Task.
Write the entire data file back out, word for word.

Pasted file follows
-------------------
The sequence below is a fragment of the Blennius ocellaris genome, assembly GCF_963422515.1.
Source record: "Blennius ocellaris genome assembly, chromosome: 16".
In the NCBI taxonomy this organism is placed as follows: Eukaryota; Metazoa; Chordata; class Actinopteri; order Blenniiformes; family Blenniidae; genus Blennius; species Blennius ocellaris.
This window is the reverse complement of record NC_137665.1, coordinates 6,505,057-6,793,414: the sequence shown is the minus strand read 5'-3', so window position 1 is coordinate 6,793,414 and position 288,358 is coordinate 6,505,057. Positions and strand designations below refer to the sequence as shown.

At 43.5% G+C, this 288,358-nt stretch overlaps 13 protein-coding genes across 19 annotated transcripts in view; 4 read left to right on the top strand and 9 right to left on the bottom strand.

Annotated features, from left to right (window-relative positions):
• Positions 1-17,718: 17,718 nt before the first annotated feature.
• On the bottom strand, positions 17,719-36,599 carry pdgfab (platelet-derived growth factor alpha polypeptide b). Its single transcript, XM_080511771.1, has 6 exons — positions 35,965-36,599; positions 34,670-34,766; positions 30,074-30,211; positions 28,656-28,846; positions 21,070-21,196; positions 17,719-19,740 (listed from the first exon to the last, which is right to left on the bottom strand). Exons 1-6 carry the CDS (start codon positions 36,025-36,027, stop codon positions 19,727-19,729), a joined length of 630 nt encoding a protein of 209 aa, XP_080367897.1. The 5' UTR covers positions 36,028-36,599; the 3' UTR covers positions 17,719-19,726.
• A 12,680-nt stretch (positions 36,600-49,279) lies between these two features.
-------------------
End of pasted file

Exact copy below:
The sequence below is a fragment of the Blennius ocellaris genome, assembly GCF_963422515.1.
Source record: "Blennius ocellaris genome assembly, chromosome: 16".
In the NCBI taxonomy this organism is placed as follows: Eukaryota; Metazoa; Chordata; class Actinopteri; order Blenniiformes; family Blenniidae; genus Blennius; species Blennius ocellaris.
This window is the reverse complement of record NC_137665.1, coordinates 6,505,057-6,793,414: the sequence shown is the minus strand read 5'-3', so window position 1 is coordinate 6,793,414 and position 288,358 is coordinate 6,505,057. Positions and strand designations below refer to the sequence as shown.

At 43.5% G+C, this 288,358-nt stretch overlaps 13 protein-coding genes across 19 annotated transcripts in view; 4 read left to right on the top strand and 9 right to left on the bottom strand.

Annotated features, from left to right (window-relative positions):
• Positions 1-17,718: 17,718 nt before the first annotated feature.
• On the bottom strand, positions 17,719-36,599 carry pdgfab (platelet-derived growth factor alpha polypeptide b). Its single transcript, XM_080511771.1, has 6 exons — positions 35,965-36,599; positions 34,670-34,766; positions 30,074-30,211; positions 28,656-28,846; positions 21,070-21,196; positions 17,719-19,740 (listed from the first exon to the last, which is right to left on the bottom strand). Exons 1-6 carry the CDS (start codon positions 36,025-36,027, stop codon positions 19,727-19,729), a joined length of 630 nt encoding a protein of 209 aa, XP_080367897.1. The 5' UTR covers positions 36,028-36,599; the 3' UTR covers positions 17,719-19,726.
• A 12,680-nt stretch (positions 36,600-49,279) lies between these two features.